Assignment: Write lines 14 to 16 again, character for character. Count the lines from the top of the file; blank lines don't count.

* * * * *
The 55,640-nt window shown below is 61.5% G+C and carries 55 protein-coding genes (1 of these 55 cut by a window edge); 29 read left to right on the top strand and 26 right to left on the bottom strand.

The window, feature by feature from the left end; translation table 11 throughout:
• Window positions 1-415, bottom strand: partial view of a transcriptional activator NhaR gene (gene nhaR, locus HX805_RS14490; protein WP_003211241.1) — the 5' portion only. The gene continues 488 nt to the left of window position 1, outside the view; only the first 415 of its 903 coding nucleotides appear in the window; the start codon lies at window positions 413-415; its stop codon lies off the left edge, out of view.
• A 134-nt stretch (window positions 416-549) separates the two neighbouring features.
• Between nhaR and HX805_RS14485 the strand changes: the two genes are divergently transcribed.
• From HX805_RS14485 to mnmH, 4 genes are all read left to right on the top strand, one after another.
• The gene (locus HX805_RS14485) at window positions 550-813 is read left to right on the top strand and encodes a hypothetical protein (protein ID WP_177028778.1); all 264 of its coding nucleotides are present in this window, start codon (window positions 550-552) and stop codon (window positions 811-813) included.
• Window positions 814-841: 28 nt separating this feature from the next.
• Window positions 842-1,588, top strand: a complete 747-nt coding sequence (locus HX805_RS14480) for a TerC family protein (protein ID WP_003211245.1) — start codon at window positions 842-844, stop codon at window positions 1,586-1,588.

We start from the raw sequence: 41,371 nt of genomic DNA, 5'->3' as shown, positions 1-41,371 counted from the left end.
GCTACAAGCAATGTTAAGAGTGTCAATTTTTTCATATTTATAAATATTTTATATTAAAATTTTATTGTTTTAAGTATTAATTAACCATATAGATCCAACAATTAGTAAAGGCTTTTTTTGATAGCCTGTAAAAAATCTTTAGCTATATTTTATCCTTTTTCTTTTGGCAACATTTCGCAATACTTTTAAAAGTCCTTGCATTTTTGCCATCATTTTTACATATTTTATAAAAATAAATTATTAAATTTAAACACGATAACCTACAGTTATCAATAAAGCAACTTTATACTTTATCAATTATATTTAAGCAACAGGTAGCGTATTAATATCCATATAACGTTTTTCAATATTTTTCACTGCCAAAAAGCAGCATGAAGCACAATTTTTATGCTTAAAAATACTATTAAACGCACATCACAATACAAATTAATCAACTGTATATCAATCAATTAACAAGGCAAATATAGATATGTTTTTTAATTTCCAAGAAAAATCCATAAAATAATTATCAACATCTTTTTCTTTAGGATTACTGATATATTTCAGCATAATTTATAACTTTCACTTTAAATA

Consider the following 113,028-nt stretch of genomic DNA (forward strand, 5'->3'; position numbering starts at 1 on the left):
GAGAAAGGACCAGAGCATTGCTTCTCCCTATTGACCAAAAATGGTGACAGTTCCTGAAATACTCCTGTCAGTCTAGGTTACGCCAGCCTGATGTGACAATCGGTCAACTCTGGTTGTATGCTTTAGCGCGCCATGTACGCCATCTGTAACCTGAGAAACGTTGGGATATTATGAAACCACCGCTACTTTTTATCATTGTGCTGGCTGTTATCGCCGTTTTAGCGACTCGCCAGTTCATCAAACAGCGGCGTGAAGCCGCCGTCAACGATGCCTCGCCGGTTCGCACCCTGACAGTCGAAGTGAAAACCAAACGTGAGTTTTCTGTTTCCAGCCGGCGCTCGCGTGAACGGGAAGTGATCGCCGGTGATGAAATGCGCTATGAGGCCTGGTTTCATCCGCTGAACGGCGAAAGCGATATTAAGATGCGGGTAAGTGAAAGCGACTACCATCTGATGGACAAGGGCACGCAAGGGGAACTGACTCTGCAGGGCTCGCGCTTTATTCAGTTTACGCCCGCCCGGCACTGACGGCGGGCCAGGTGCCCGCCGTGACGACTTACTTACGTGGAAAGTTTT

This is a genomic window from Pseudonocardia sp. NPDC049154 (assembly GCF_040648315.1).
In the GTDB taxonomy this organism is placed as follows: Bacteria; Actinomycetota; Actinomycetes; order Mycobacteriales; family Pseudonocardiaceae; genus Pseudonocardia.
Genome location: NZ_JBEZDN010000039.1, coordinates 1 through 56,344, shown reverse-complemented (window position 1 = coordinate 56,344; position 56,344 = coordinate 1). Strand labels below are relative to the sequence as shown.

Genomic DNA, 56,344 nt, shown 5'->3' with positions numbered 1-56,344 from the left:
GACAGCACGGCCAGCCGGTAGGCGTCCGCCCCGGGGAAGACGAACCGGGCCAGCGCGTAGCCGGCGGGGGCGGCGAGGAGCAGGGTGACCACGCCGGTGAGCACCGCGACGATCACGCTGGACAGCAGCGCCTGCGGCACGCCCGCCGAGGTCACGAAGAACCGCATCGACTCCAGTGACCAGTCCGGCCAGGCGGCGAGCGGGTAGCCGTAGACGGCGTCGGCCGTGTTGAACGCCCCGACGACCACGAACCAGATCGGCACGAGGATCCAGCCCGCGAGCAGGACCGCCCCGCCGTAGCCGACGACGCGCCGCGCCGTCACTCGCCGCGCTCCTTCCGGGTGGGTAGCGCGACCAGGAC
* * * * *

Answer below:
This is a genomic window from Pseudonocardia sp. NPDC049154 (assembly GCF_040648315.1).
In the GTDB taxonomy this organism is placed as follows: Bacteria; Actinomycetota; Actinomycetes; order Mycobacteriales; family Pseudonocardiaceae; genus Pseudonocardia.
Genome location: NZ_JBEZDN010000039.1, coordinates 1 through 56,344, shown reverse-complemented (window position 1 = coordinate 56,344; position 56,344 = coordinate 1). Strand labels below are relative to the sequence as shown.